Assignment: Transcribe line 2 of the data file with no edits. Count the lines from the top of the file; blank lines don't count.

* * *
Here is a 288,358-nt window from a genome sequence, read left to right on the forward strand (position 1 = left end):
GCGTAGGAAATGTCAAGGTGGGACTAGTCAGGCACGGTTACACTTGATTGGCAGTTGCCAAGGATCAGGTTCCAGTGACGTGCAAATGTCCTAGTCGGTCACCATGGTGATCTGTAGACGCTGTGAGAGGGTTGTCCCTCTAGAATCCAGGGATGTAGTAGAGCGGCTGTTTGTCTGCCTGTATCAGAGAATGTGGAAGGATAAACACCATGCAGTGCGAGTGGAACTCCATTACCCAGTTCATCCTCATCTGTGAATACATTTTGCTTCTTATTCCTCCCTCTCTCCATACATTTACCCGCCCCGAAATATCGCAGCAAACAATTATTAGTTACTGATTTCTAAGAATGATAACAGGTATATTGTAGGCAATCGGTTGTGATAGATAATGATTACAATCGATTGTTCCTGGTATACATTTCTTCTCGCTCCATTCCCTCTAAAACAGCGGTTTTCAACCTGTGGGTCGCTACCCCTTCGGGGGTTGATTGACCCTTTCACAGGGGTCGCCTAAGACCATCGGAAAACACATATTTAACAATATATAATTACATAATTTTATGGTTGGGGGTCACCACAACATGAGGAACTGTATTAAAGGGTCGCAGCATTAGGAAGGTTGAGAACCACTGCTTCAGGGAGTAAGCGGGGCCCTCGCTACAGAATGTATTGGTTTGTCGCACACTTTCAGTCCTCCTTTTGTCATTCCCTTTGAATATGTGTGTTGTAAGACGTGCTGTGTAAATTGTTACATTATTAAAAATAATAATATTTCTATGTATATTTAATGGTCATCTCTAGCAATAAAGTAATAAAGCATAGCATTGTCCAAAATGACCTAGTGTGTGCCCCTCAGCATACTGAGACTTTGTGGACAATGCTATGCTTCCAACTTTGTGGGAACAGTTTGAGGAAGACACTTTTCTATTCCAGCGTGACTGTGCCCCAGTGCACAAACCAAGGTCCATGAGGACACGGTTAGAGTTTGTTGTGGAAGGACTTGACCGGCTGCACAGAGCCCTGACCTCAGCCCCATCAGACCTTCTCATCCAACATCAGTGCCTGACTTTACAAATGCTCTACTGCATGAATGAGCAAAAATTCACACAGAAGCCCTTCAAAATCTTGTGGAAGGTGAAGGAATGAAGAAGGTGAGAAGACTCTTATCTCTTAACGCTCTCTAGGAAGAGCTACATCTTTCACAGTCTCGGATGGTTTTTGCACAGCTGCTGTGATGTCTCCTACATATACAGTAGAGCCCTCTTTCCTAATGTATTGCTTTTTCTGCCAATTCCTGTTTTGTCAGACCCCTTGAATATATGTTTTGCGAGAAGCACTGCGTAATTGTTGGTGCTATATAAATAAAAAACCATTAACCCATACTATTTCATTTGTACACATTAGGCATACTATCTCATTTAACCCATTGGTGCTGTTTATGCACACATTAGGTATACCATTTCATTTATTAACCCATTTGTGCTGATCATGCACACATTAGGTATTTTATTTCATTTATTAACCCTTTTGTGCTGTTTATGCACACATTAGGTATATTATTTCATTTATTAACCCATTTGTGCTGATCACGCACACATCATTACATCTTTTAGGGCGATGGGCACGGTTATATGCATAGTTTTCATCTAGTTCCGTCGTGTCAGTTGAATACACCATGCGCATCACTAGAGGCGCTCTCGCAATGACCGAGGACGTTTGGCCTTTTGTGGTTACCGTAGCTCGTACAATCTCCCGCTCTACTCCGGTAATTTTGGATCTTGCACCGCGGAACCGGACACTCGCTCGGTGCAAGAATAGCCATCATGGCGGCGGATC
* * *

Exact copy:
GCGTAGGAAATGTCAAGGTGGGACTAGTCAGGCACGGTTACACTTGATTGGCAGTTGCCAAGGATCAGGTTCCAGTGACGTGCAAATGTCCTAGTCGGTCACCATGGTGATCTGTAGACGCTGTGAGAGGGTTGTCCCTCTAGAATCCAGGGATGTAGTAGAGCGGCTGTTTGTCTGCCTGTATCAGAGAATGTGGAAGGATAAACACCATGCAGTGCGAGTGGAACTCCATTACCCAGTTCATCCTCATCTGTGAATACATTTTGCTTCTTATTCCTCCCTCTCTCCATACATTTACCCGCCCCGAAATATCGCAGCAAACAATTATTAGTTACTGATTTCTAAGAATGATAACAGGTATATTGTAGGCAATCGGTTGTGATAGATAATGATTACAATCGATTGTTCCTGGTATACATTTCTTCTCGCTCCATTCCCTCTAAAACAGCGGTTTTCAACCTGTGGGTCGCTACCCCTTCGGGGGTTGATTGACCCTTTCACAGGGGTCGCCTAAGACCATCGGAAAACACATATTTAACAATATATAATTACATAATTTTATGGTTGGGGGTCACCACAACATGAGGAACTGTATTAAAGGGTCGCAGCATTAGGAAGGTTGAGAACCACTGCTTCAGGGAGTAAGCGGGGCCCTCGCTACAGAATGTATTGGTTTGTCGCACACTTTCAGTCCTCCTTTTGTCATTCCCTTTGAATATGTGTGTTGTAAGACGTGCTGTGTAAATTGTTACATTATTAAAAATAATAATATTTCTATGTATATTTAATGGTCATCTCTAGCAATAAAGTAATAAAGCATAGCATTGTCCAAAATGACCTAGTGTGTGCCCCTCAGCATACTGAGACTTTGTGGACAATGCTATGCTTCCAACTTTGTGGGAACAGTTTGAGGAAGACACTTTTCTATTCCAGCGTGACTGTGCCCCAGTGCACAAACCAAGGTCCATGAGGACACGGTTAGAGTTTGTTGTGGAAGGACTTGACCGGCTGCACAGAGCCCTGACCTCAGCCCCATCAGACCTTCTCATCCAACATCAGTGCCTGACTTTACAAATGCTCTACTGCATGAATGAGCAAAAATTCACACAGAAGCCCTTCAAAATCTTGTGGAAGGTGAAGGAATGAAGAAGGTGAGAAGACTCTTATCTCTTAACGCTCTCTAGGAAGAGCTACATCTTTCACAGTCTCGGATGGTTTTTGCACAGCTGCTGTGATGTCTCCTACATATACAGTAGAGCCCTCTTTCCTAATGTATTGCTTTTTCTGCCAATTCCTGTTTTGTCAGACCCCTTGAATATATGTTTTGCGAGAAGCACTGCGTAATTGTTGGTGCTATATAAATAAAAAACCATTAACCCATACTATTTCATTTGTACACATTAGGCATACTATCTCATTTAACCCATTGGTGCTGTTTATGCACACATTAGGTATACCATTTCATTTATTAACCCATTTGTGCTGATCATGCACACATTAGGTATTTTATTTCATTTATTAACCCTTTTGTGCTGTTTATGCACACATTAGGTATATTATTTCATTTATTAACCCATTTGTGCTGATCACGCACACATCATTACATCTTTTAGGGCGATGGGCACGGTTATATGCATAGTTTTCATCTAGTTCCGTCGTGTCAGTTGAATACACCATGCGCATCACTAGAGGCGCTCTCGCAATGACCGAGGACGTTTGGCCTTTTGTGGTTACCGTAGCTCGTACAATCTCCCGCTCTACTCCGGTAATTTTGGATCTTGCACCGCGGAACCGGACACTCGCTCGGTGCAAGAATAGCCATCATGGCGGCGGATC